We already send results to the client in a stream unless it's
something we have to materialize, in which case a cursor won't help
anyway.

If the client wants to fetch in chunks it can use a portal and limited
size fetches. That shouldn't (?) be parallel-unsafe, since nothing
else can happen in the middle anyway.

But in most cases the client can just fetch all, and let the socket
buffering take care of things, reading results only when it wants
them, and letting the server block when the windows are full.

That's not to say that SQL-level cursor support wouldn't be nice. I'm
just trying to better understand what it's solving.

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Re: [HACKERS] PATCH: enabling parallel execution for cursors explicitly (experimental)

2017-10-31 Thread Tomas Vondra
Hi,

On 10/20/2017 03:23 PM, Robert Haas wrote:
>
> ...
> 
> The main points I want to make clearly understood is the current
> design relies on (1) functions being labeled correctly and (2) other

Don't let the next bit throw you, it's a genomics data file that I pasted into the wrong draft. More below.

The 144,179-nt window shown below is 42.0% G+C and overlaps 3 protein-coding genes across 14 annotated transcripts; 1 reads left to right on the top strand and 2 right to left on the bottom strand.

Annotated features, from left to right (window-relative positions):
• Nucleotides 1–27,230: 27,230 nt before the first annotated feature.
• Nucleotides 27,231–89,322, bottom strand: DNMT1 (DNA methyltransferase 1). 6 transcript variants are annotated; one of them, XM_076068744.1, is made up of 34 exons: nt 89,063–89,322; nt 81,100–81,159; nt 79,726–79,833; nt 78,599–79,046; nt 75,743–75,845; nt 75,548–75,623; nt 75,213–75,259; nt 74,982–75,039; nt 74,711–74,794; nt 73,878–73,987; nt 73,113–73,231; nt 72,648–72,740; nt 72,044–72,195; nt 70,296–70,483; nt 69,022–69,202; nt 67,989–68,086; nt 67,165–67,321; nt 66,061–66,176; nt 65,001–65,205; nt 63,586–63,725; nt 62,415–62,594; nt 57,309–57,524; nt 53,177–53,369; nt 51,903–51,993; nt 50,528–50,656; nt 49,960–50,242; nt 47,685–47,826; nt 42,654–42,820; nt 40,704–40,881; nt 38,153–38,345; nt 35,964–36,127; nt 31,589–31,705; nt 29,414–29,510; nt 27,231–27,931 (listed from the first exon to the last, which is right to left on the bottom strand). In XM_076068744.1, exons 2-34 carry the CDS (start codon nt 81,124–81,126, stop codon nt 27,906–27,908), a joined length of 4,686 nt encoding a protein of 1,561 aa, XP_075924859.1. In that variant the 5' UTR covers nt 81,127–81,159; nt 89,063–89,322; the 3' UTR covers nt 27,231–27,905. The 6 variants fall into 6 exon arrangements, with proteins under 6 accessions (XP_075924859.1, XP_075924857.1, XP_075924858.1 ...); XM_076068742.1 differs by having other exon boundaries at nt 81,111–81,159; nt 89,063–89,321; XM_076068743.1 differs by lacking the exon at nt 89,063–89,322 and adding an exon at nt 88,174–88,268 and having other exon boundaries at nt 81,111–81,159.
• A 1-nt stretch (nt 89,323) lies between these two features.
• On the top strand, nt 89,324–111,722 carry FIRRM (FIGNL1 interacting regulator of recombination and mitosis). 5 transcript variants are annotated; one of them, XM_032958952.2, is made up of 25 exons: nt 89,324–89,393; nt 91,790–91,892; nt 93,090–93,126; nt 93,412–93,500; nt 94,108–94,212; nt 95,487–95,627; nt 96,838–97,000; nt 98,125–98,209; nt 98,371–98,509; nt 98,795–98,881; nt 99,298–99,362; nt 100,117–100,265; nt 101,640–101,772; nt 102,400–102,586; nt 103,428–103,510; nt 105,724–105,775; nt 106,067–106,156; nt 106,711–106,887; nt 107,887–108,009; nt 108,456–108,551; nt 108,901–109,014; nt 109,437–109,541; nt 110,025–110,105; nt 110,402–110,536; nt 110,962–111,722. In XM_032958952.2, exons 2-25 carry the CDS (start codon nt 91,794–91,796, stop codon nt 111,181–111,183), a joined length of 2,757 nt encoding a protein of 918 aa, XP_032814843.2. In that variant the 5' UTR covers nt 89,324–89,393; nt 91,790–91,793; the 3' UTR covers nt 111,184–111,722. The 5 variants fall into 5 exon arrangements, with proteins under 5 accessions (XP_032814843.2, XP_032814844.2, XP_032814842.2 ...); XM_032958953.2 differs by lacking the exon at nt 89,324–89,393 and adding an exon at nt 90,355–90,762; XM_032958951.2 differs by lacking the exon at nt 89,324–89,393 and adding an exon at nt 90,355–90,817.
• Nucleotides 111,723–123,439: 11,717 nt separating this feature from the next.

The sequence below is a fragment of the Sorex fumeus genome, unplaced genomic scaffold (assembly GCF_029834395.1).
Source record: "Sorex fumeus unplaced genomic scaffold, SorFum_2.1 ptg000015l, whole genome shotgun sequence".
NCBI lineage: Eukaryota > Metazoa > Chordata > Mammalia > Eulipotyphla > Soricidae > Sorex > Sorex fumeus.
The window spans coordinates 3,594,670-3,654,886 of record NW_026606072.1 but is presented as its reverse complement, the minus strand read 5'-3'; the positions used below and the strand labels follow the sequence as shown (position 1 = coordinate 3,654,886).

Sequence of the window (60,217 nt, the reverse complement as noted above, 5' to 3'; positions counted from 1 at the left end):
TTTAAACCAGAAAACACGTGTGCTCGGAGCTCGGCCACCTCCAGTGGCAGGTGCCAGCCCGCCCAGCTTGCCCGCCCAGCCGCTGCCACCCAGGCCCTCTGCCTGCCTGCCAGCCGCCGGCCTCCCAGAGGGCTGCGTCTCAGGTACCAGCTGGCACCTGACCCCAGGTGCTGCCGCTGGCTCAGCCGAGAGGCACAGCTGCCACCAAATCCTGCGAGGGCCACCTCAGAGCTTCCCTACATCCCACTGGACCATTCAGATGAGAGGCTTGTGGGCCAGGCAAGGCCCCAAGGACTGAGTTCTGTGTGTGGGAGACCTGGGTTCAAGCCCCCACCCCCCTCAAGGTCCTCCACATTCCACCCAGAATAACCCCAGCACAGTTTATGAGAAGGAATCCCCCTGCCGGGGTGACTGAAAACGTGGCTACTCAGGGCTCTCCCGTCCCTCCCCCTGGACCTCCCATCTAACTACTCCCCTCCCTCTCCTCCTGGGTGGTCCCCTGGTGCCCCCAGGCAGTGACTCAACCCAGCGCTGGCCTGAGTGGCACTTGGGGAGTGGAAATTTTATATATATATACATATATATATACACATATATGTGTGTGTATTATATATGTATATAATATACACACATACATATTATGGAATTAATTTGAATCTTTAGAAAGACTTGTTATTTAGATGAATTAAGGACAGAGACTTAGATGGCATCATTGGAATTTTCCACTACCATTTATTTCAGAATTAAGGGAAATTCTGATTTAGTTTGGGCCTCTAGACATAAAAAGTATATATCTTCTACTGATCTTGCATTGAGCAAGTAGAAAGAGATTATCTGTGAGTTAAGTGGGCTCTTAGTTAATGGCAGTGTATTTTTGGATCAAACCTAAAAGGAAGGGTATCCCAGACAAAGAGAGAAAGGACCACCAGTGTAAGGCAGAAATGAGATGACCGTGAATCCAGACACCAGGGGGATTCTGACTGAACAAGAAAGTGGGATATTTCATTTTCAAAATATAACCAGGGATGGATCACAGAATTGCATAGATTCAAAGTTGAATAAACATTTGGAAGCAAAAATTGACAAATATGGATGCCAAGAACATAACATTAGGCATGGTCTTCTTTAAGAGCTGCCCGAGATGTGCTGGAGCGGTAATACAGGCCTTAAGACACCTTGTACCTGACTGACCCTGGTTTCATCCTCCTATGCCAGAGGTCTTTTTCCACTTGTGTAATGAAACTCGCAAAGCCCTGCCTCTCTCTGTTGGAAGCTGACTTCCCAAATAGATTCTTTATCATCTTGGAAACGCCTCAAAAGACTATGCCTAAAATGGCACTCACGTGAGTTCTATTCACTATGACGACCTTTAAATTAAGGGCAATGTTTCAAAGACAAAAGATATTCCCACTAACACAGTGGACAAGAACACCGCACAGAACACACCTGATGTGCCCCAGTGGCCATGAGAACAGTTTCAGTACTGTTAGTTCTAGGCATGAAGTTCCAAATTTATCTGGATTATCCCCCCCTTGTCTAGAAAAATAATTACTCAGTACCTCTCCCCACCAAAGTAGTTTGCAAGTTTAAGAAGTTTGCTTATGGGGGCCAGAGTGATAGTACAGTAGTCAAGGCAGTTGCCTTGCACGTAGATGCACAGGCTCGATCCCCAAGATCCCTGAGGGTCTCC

> dangerous code paths being unreachable because there's nothing that
> runs between EnterParallelMode and ExitParallelMode which could invoke
> them, except by calling a mislabeled function.  Your patch expands the
> vulnerability surface from "executor code that can be reached without
> calling a mislabeled function" to "any code that can be reached by
> typing an SQL command".  Just rejecting any queries that are
> parallel-unsafe probably closes a good chunk of the holes, but that
> still leaves a lot of code that's never been run in parallel mode
> before potentially now running in parallel mode - e.g. any DDL command
> you happen to type, transaction control commands, code that only runs
> when the server is idle like idle_in_transaction_timeout, cursor
> operations.  A lot of that stuff is probably fine, but it's got to be
> thought through.  Error handling might be a problem, too: what happens
> if a parallel worker is killed while the query is suspended?  I